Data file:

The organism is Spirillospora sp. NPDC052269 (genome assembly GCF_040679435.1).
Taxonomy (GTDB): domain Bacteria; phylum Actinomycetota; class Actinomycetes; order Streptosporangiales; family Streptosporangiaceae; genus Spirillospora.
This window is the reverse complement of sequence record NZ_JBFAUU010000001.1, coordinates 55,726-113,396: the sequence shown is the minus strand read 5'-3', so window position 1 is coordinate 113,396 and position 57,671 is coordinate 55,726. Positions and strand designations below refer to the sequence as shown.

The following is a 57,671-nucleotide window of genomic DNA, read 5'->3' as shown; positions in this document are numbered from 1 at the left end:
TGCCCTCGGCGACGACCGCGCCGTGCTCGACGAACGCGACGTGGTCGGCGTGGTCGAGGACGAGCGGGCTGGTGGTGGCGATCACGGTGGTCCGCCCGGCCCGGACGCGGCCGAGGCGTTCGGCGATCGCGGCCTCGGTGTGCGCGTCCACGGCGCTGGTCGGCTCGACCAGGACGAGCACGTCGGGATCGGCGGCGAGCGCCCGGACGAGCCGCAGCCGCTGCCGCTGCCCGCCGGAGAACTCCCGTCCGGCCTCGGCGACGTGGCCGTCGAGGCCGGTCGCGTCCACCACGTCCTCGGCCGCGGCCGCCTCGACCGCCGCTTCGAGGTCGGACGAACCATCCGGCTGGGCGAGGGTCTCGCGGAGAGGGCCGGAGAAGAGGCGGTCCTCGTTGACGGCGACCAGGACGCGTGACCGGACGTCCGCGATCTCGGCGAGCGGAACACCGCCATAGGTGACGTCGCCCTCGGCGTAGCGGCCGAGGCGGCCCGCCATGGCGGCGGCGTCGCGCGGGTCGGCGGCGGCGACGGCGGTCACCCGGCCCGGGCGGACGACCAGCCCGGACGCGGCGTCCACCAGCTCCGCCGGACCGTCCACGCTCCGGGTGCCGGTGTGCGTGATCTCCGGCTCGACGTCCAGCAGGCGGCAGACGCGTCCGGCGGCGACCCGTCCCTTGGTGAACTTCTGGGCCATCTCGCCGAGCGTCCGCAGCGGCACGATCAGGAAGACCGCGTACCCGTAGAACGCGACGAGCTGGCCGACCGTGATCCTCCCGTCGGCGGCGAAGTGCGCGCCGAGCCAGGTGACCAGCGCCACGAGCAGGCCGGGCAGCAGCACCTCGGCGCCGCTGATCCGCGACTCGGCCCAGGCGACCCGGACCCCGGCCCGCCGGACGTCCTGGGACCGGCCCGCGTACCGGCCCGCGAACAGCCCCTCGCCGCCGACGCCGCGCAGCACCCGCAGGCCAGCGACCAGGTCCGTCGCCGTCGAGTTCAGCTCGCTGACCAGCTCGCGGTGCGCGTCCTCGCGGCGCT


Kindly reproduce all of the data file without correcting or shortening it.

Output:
The organism is Spirillospora sp. NPDC052269 (genome assembly GCF_040679435.1).
Taxonomy (GTDB): domain Bacteria; phylum Actinomycetota; class Actinomycetes; order Streptosporangiales; family Streptosporangiaceae; genus Spirillospora.
This window is the reverse complement of sequence record NZ_JBFAUU010000001.1, coordinates 55,726-113,396: the sequence shown is the minus strand read 5'-3', so window position 1 is coordinate 113,396 and position 57,671 is coordinate 55,726. Positions and strand designations below refer to the sequence as shown.

The following is a 57,671-nucleotide window of genomic DNA, read 5'->3' as shown; positions in this document are numbered from 1 at the left end:
TGCCCTCGGCGACGACCGCGCCGTGCTCGACGAACGCGACGTGGTCGGCGTGGTCGAGGACGAGCGGGCTGGTGGTGGCGATCACGGTGGTCCGCCCGGCCCGGACGCGGCCGAGGCGTTCGGCGATCGCGGCCTCGGTGTGCGCGTCCACGGCGCTGGTCGGCTCGACCAGGACGAGCACGTCGGGATCGGCGGCGAGCGCCCGGACGAGCCGCAGCCGCTGCCGCTGCCCGCCGGAGAACTCCCGTCCGGCCTCGGCGACGTGGCCGTCGAGGCCGGTCGCGTCCACCACGTCCTCGGCCGCGGCCGCCTCGACCGCCGCTTCGAGGTCGGACGAACCATCCGGCTGGGCGAGGGTCTCGCGGAGAGGGCCGGAGAAGAGGCGGTCCTCGTTGACGGCGACCAGGACGCGTGACCGGACGTCCGCGATCTCGGCGAGCGGAACACCGCCATAGGTGACGTCGCCCTCGGCGTAGCGGCCGAGGCGGCCCGCCATGGCGGCGGCGTCGCGCGGGTCGGCGGCGGCGACGGCGGTCACCCGGCCCGGGCGGACGACCAGCCCGGACGCGGCGTCCACCAGCTCCGCCGGACCGTCCACGCTCCGGGTGCCGGTGTGCGTGATCTCCGGCTCGACGTCCAGCAGGCGGCAGACGCGTCCGGCGGCGACCCGTCCCTTGGTGAACTTCTGGGCCATCTCGCCGAGCGTCCGCAGCGGCACGATCAGGAAGACCGCGTACCCGTAGAACGCGACGAGCTGGCCGACCGTGATCCTCCCGTCGGCGGCGAAGTGCGCGCCGAGCCAGGTGACCAGCGCCACGAGCAGGCCGGGCAGCAGCACCTCGGCGCCGCTGATCCGCGACTCGGCCCAGGCGACCCGGACCCCGGCCCGCCGGACGTCCTGGGACCGGCCCGCGTACCGGCCCGCGAACAGCCCCTCGCCGCCGACGCCGCGCAGCACCCGCAGGCCAGCGACCAGGTCCGTCGCCGTCGAGTTCAGCTCGCTGACCAGCTCGCGGTGCGCGTCCTCGCGGCGCT